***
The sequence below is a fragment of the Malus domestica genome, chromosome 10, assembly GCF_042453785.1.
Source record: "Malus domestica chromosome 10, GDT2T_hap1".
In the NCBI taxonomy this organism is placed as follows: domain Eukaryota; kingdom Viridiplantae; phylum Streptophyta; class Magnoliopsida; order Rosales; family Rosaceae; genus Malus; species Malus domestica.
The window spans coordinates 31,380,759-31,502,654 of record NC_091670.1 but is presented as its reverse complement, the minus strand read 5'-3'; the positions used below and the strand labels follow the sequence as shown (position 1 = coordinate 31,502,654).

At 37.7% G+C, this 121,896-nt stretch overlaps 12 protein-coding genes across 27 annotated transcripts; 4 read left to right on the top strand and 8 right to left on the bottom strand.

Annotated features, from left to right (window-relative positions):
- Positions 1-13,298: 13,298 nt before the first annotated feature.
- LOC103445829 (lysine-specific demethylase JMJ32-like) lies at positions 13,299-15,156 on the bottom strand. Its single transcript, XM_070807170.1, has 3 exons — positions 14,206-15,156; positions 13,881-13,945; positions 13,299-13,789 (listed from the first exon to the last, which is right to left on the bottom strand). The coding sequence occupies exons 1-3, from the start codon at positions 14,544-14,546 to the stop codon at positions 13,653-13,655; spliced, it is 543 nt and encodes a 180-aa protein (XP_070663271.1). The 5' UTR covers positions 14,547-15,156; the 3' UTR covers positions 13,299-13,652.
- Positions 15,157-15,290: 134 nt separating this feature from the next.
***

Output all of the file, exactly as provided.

The sequence below is a fragment of the Malus domestica genome, chromosome 10, assembly GCF_042453785.1.
Source record: "Malus domestica chromosome 10, GDT2T_hap1".
In the NCBI taxonomy this organism is placed as follows: domain Eukaryota; kingdom Viridiplantae; phylum Streptophyta; class Magnoliopsida; order Rosales; family Rosaceae; genus Malus; species Malus domestica.
The window spans coordinates 31,380,759-31,502,654 of record NC_091670.1 but is presented as its reverse complement, the minus strand read 5'-3'; the positions used below and the strand labels follow the sequence as shown (position 1 = coordinate 31,502,654).

At 37.7% G+C, this 121,896-nt stretch overlaps 12 protein-coding genes across 27 annotated transcripts; 4 read left to right on the top strand and 8 right to left on the bottom strand.

Annotated features, from left to right (window-relative positions):
- Positions 1-13,298: 13,298 nt before the first annotated feature.
- LOC103445829 (lysine-specific demethylase JMJ32-like) lies at positions 13,299-15,156 on the bottom strand. Its single transcript, XM_070807170.1, has 3 exons — positions 14,206-15,156; positions 13,881-13,945; positions 13,299-13,789 (listed from the first exon to the last, which is right to left on the bottom strand). The coding sequence occupies exons 1-3, from the start codon at positions 14,544-14,546 to the stop codon at positions 13,653-13,655; spliced, it is 543 nt and encodes a 180-aa protein (XP_070663271.1). The 5' UTR covers positions 14,547-15,156; the 3' UTR covers positions 13,299-13,652.
- Positions 15,157-15,290: 134 nt separating this feature from the next.